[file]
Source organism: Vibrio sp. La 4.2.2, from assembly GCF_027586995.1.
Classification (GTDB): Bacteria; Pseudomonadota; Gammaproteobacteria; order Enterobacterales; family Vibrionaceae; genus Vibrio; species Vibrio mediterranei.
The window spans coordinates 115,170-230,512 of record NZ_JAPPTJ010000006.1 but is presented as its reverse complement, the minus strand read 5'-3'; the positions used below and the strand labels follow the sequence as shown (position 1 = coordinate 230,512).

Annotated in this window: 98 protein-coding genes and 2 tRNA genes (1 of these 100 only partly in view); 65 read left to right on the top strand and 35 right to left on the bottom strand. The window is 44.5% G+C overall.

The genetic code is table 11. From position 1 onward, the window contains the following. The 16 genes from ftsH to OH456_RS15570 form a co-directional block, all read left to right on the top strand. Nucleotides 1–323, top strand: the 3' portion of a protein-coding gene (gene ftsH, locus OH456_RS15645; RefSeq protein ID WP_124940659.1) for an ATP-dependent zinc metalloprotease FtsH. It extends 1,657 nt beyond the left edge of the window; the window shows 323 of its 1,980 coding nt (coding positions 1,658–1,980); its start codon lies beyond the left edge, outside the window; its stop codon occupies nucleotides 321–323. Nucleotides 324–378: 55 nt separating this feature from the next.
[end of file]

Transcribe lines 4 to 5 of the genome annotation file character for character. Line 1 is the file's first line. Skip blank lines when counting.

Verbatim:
Annotated in this window: 98 protein-coding genes and 2 tRNA genes (1 of these 100 only partly in view); 65 read left to right on the top strand and 35 right to left on the bottom strand. The window is 44.5% G+C overall.

The genetic code is table 11. From position 1 onward, the window contains the following. The 16 genes from ftsH to OH456_RS15570 form a co-directional block, all read left to right on the top strand. Nucleotides 1–323, top strand: the 3' portion of a protein-coding gene (gene ftsH, locus OH456_RS15645; RefSeq protein ID WP_124940659.1) for an ATP-dependent zinc metalloprotease FtsH. It extends 1,657 nt beyond the left edge of the window; the window shows 323 of its 1,980 coding nt (coding positions 1,658–1,980); its start codon lies beyond the left edge, outside the window; its stop codon occupies nucleotides 321–323. Nucleotides 324–378: 55 nt separating this feature from the next.